Maybe this won't seem like much to non-runners reading this, but my experience was that of running a regular marathon (albeit with lots more individual attention--I ragged on Dean a bit, telling him he's going to get spoiled) with all the ups and very few of the downs. I run a lot of smaller marathons, where after the initial miles, the crowd thins out and I'm left running solo or, on a good day, with a person or two who'll talk as we tool along. Dean and I just chatted the way you do in any marathon. Our conversation ranged from shoes (of course) to courses we've run to raising kids. [Yes, we also touched on the obligatory runner GI issues topic.] This was my 24th marathon of this year, and I offer this observation as real praise. When I find good company to pass the time with in a marathon, then it's a special race.

I left soon after we finished (for work--I had a hearing at 3 pm) feeling great that I'd finally run the Deadwood Marathon and in the company of a fellow runner who appreciates and shares the lure of taking to the trail or road and just covering the distance. The first 13 miles of the course are uphill at altitude, and I've headed out to Casper the past 2 years, feeling really guilty for doing so. (I'm such a wuss!) Thankfully, Jerry still speaks to me.

So, while my experience was not on the actual day of the marathon, the course remains as beautiful as it was when I was on it, Jerry is Jerry, meaning the attention to runners and the details that matter are all there, and a chance to run in God's country with some of the friendliest, warmest people around.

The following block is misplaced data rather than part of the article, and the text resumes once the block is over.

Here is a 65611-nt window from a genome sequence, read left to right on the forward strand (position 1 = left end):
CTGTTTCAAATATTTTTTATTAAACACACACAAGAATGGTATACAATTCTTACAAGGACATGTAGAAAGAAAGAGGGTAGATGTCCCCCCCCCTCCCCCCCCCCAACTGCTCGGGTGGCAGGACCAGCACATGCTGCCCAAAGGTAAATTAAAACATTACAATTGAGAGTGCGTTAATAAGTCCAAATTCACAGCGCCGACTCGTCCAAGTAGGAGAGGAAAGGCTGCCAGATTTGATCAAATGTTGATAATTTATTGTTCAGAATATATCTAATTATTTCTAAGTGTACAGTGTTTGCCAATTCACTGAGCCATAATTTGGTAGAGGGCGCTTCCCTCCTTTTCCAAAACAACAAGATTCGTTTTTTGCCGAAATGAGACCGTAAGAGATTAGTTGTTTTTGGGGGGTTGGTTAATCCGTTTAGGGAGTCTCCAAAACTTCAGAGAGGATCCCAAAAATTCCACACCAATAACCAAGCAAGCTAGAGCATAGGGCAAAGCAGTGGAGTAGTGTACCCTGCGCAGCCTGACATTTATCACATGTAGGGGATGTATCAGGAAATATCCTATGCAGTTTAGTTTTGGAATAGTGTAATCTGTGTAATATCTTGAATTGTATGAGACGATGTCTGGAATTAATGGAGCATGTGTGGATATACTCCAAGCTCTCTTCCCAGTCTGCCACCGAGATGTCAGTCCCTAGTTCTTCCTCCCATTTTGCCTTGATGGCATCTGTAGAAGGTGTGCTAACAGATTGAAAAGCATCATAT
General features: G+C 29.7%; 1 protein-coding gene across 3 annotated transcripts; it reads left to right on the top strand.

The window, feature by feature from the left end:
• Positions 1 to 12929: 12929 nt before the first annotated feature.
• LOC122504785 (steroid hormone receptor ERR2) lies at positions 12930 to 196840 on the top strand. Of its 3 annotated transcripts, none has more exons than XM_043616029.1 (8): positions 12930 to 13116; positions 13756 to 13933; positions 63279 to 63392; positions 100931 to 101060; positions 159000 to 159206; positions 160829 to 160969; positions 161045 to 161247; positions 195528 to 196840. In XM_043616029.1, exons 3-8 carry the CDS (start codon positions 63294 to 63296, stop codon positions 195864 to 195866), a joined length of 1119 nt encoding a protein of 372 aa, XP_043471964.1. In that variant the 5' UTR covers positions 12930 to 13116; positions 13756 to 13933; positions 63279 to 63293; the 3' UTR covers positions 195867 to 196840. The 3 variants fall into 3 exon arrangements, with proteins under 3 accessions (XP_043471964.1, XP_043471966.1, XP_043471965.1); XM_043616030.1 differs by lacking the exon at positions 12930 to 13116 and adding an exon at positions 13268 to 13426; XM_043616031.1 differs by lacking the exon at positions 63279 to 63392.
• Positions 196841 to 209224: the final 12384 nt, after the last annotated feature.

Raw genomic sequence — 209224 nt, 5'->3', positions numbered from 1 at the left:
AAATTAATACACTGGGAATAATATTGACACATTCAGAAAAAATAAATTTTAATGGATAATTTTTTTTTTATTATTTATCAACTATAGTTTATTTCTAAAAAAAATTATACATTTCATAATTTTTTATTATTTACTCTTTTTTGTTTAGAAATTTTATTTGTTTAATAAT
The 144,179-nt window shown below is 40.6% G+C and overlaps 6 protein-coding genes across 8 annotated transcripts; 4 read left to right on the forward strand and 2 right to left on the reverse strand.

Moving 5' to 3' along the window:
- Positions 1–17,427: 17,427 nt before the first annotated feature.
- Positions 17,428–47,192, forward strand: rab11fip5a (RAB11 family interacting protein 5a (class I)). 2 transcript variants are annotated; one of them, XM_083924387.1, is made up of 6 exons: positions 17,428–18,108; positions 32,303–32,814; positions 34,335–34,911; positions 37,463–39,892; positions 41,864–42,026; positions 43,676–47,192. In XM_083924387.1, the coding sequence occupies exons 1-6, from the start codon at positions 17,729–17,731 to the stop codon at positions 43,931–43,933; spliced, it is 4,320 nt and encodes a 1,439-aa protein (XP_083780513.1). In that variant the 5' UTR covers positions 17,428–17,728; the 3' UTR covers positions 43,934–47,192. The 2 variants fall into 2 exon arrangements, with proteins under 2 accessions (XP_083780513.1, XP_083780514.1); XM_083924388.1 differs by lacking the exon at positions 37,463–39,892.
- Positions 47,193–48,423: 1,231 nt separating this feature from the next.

I didn't have any problems with my recover. I eat carbs right after running, protein for dinner, and get a good night's sleep. I also balance running with strength training and rest days.

I also ran the race slower than usual--my times in 2006 averaged 3:30 with several in the 3:20s (then there was the 5 hour trail marathon in the Rockies). The Mickelson Trail is a lovely "tame trail" I recommend, and I am so NOT a trail runner!

Running Gear Recommendations:

Injinji Socks
I used to suffer from blisters, always awaiting the familiar "ping" at mile 18 or 20 or 22. No more problems since Injinji. I should buy stock in the company.
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Since I run a lot of marathons and tend toward stomach issues, I carry my own sports drink so my system is familiar with it. Accelerade is it for me, and worth the effort it takes to tote along my own bottle.
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Tips/Words of Encouragement:

Run the distance that is right for you. Don't run a half or a full if you enjoy shorter distances. (My dog is a retired racing greyhound -- he loves to sprint. Marathons to him are for meeting me at the finish line and sharing a recovery bagel!) I just don't enjoy 5Ks or 10Ks -- they hurt!

Plans to Run Another:

I'm planning to continue to run marathons because the distance suits me. I've run 9 thus far in 2007. They are a fantastic balance to work and help me maintain perspective.

The last 2 marathons have been after some tough weeks at work. I'm going to eat better and try and get more sleep the week before the next one.